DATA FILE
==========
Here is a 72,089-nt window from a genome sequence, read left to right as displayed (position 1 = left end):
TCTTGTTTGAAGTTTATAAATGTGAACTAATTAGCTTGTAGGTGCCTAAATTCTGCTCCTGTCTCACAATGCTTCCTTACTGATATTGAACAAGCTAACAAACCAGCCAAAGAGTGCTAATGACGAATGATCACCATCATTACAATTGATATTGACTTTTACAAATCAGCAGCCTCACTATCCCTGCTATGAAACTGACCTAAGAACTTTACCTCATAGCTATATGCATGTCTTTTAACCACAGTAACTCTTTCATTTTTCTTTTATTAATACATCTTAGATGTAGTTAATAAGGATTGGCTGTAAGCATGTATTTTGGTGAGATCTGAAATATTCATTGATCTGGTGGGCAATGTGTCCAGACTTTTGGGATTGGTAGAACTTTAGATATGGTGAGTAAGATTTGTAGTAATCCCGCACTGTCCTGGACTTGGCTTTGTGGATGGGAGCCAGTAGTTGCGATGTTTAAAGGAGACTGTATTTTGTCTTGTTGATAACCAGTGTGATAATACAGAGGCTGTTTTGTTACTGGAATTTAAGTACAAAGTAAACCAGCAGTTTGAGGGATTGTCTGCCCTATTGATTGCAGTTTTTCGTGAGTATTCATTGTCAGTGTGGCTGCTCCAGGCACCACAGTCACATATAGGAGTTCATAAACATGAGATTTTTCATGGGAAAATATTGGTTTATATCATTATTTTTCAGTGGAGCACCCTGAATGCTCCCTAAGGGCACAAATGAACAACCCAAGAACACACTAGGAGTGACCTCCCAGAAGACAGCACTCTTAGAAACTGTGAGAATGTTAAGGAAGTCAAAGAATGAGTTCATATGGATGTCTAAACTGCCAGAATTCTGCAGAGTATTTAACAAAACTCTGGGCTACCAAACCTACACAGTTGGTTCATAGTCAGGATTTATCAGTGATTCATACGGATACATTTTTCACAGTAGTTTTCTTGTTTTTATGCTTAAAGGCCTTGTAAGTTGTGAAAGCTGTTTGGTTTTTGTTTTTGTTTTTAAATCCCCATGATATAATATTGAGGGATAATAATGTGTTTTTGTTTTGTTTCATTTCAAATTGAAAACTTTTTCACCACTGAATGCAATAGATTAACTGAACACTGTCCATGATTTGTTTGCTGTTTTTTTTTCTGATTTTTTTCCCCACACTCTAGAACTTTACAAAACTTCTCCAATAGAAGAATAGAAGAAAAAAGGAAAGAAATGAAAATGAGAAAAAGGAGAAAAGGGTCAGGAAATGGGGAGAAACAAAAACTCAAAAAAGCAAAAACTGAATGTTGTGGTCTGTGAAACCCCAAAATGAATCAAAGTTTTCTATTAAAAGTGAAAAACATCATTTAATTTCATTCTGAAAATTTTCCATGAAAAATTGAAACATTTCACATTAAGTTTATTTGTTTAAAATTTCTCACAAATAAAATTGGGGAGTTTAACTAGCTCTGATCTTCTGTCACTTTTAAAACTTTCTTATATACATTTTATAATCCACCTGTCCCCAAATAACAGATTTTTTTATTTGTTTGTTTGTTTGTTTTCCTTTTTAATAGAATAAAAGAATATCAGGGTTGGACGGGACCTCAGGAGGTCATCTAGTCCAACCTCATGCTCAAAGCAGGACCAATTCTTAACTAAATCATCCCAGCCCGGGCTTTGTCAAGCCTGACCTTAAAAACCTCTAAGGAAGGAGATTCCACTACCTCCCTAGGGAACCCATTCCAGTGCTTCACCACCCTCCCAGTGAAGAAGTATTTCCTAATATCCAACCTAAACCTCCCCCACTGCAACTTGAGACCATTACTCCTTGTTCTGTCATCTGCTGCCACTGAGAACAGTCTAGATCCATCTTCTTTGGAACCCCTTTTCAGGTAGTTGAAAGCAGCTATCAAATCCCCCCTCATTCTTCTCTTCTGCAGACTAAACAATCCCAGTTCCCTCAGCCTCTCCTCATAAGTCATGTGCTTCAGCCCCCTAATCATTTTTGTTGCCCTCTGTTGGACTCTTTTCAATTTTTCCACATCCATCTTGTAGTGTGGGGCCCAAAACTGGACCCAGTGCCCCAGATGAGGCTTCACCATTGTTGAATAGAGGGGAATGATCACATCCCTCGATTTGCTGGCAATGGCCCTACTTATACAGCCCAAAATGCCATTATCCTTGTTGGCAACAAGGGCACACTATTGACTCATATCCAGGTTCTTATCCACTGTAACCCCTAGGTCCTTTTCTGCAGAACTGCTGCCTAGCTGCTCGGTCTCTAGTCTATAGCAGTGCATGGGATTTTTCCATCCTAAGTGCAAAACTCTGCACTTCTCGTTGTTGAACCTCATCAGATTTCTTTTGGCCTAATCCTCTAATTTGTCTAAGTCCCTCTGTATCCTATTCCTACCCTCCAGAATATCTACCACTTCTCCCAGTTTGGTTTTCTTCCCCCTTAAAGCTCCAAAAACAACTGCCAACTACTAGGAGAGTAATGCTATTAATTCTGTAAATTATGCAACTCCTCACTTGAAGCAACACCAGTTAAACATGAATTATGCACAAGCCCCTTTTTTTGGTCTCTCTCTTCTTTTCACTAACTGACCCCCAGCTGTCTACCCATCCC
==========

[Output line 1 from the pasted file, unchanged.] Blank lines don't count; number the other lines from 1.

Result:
Here is a 72,089-nt window from a genome sequence, read left to right as displayed (position 1 = left end):